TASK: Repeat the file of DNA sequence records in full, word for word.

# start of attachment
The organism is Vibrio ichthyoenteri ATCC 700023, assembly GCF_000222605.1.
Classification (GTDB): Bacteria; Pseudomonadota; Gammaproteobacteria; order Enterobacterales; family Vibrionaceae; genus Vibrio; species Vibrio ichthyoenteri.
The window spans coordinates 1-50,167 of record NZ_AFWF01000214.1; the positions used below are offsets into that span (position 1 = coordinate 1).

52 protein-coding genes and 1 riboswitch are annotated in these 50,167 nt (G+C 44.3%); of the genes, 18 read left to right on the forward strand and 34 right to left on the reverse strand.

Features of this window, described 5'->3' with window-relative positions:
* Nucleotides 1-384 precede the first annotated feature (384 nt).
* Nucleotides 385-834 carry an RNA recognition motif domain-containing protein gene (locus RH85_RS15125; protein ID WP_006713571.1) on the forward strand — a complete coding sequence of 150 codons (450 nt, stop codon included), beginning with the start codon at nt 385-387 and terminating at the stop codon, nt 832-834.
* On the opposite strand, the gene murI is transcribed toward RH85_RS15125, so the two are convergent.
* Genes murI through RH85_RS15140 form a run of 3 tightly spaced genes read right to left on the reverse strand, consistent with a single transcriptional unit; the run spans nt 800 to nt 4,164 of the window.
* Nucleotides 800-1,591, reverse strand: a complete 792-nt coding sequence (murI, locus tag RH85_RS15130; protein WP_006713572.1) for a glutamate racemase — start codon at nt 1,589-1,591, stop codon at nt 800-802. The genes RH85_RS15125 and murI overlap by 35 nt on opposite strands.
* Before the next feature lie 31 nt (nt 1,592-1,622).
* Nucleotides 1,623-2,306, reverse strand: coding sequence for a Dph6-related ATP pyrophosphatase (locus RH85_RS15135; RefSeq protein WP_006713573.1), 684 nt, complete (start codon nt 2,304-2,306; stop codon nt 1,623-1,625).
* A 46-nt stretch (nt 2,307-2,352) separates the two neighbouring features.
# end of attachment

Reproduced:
The organism is Vibrio ichthyoenteri ATCC 700023, assembly GCF_000222605.1.
Classification (GTDB): Bacteria; Pseudomonadota; Gammaproteobacteria; order Enterobacterales; family Vibrionaceae; genus Vibrio; species Vibrio ichthyoenteri.
The window spans coordinates 1-50,167 of record NZ_AFWF01000214.1; the positions used below are offsets into that span (position 1 = coordinate 1).

52 protein-coding genes and 1 riboswitch are annotated in these 50,167 nt (G+C 44.3%); of the genes, 18 read left to right on the forward strand and 34 right to left on the reverse strand.

Features of this window, described 5'->3' with window-relative positions:
* Nucleotides 1-384 precede the first annotated feature (384 nt).
* Nucleotides 385-834 carry an RNA recognition motif domain-containing protein gene (locus RH85_RS15125; protein ID WP_006713571.1) on the forward strand — a complete coding sequence of 150 codons (450 nt, stop codon included), beginning with the start codon at nt 385-387 and terminating at the stop codon, nt 832-834.
* On the opposite strand, the gene murI is transcribed toward RH85_RS15125, so the two are convergent.
* Genes murI through RH85_RS15140 form a run of 3 tightly spaced genes read right to left on the reverse strand, consistent with a single transcriptional unit; the run spans nt 800 to nt 4,164 of the window.
* Nucleotides 800-1,591, reverse strand: a complete 792-nt coding sequence (murI, locus tag RH85_RS15130; protein WP_006713572.1) for a glutamate racemase — start codon at nt 1,589-1,591, stop codon at nt 800-802. The genes RH85_RS15125 and murI overlap by 35 nt on opposite strands.
* Before the next feature lie 31 nt (nt 1,592-1,622).
* Nucleotides 1,623-2,306, reverse strand: coding sequence for a Dph6-related ATP pyrophosphatase (locus RH85_RS15135; RefSeq protein WP_006713573.1), 684 nt, complete (start codon nt 2,304-2,306; stop codon nt 1,623-1,625).
* A 46-nt stretch (nt 2,307-2,352) separates the two neighbouring features.